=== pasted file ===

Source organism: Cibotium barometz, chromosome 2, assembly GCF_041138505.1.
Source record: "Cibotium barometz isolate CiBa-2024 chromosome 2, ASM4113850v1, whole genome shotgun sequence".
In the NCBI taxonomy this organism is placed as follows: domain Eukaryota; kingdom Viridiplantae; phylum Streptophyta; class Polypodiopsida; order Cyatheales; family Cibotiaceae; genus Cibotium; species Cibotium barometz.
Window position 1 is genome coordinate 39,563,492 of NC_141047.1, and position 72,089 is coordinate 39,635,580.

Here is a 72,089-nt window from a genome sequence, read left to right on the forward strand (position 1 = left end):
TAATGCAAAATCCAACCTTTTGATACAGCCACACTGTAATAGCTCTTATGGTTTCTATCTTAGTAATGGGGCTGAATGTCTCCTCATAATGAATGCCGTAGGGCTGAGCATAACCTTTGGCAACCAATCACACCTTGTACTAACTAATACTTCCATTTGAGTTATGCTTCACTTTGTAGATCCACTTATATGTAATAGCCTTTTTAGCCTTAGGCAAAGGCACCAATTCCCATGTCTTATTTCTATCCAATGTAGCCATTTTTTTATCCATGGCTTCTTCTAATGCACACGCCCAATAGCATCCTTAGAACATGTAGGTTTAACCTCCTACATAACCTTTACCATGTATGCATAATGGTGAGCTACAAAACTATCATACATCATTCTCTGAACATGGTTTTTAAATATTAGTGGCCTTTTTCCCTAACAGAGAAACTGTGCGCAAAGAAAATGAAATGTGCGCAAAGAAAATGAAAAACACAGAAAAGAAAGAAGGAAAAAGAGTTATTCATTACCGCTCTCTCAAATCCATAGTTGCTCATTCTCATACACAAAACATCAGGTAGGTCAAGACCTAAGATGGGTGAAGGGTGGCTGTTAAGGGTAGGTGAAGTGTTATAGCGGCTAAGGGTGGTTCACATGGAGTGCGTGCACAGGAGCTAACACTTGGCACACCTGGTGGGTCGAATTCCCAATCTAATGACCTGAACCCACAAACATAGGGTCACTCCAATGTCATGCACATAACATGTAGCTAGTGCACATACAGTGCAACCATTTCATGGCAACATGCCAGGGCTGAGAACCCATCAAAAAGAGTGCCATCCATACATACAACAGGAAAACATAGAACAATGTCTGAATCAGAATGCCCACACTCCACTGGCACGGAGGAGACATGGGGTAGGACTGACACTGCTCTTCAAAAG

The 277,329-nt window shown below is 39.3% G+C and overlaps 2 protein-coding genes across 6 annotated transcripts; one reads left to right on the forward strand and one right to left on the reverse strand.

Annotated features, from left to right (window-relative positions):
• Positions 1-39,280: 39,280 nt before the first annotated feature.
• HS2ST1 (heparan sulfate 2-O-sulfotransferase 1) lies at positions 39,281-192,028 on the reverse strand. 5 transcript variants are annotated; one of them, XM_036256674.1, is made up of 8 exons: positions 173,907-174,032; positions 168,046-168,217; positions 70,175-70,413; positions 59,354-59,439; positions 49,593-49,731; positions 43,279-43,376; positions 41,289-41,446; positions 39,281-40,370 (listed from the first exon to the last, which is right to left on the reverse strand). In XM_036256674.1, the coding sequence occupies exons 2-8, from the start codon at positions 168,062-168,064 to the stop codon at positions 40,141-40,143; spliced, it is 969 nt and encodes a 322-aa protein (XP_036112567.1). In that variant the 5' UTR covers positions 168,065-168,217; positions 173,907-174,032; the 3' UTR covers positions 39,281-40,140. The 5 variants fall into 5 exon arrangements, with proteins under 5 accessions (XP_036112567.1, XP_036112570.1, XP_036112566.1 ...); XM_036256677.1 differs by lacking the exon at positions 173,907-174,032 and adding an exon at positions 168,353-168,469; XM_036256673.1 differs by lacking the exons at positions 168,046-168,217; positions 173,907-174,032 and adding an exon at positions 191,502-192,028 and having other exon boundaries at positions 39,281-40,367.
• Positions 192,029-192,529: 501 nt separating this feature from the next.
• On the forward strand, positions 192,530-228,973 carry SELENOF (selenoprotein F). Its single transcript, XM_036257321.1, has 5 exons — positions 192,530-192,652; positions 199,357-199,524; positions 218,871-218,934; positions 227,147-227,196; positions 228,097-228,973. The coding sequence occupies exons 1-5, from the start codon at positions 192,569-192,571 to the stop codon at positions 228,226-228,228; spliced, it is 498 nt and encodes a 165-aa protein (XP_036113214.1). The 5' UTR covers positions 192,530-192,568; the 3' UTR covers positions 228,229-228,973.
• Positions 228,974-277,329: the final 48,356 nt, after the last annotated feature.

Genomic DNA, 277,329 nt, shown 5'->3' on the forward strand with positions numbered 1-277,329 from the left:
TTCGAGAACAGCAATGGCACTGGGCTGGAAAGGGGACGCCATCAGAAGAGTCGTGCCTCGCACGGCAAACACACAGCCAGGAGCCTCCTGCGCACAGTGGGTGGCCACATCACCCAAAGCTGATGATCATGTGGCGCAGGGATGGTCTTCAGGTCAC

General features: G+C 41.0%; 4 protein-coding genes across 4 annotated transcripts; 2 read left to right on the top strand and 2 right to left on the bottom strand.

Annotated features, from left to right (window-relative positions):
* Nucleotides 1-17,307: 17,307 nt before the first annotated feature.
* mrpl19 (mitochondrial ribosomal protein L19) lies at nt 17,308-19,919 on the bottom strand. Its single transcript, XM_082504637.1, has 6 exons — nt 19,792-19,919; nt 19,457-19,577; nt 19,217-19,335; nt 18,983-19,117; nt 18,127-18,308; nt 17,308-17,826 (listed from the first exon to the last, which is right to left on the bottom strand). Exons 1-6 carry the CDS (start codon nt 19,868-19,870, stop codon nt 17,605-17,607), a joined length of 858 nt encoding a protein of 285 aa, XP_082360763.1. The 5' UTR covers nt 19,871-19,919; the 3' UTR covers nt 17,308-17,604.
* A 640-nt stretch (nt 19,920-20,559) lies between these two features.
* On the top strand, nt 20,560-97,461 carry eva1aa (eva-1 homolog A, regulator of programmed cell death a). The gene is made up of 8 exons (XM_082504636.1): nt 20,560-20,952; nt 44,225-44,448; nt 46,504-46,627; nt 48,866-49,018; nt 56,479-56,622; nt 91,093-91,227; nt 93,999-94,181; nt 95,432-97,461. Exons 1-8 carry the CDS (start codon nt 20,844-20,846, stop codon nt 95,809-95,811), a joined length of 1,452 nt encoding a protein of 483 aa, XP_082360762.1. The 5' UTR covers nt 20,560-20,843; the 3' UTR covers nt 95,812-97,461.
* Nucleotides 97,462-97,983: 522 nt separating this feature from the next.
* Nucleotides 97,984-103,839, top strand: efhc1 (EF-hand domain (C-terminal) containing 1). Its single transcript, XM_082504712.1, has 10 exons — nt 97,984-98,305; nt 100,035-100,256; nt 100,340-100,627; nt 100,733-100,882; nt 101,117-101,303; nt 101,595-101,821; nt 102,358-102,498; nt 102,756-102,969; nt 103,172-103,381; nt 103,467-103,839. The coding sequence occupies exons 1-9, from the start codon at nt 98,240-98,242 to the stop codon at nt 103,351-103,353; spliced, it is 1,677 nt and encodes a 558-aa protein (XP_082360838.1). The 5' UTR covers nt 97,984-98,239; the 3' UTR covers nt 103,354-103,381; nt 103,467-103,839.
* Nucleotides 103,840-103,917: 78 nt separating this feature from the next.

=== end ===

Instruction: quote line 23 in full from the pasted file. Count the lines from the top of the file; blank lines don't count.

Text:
* Nucleotides 97,984-103,839, top strand: efhc1 (EF-hand domain (C-terminal) containing 1). Its single transcript, XM_082504712.1, has 10 exons — nt 97,984-98,305; nt 100,035-100,256; nt 100,340-100,627; nt 100,733-100,882; nt 101,117-101,303; nt 101,595-101,821; nt 102,358-102,498; nt 102,756-102,969; nt 103,172-103,381; nt 103,467-103,839. The coding sequence occupies exons 1-9, from the start codon at nt 98,240-98,242 to the stop codon at nt 103,351-103,353; spliced, it is 1,677 nt and encodes a 558-aa protein (XP_082360838.1). The 5' UTR covers nt 97,984-98,239; the 3' UTR covers nt 103,354-103,381; nt 103,467-103,839.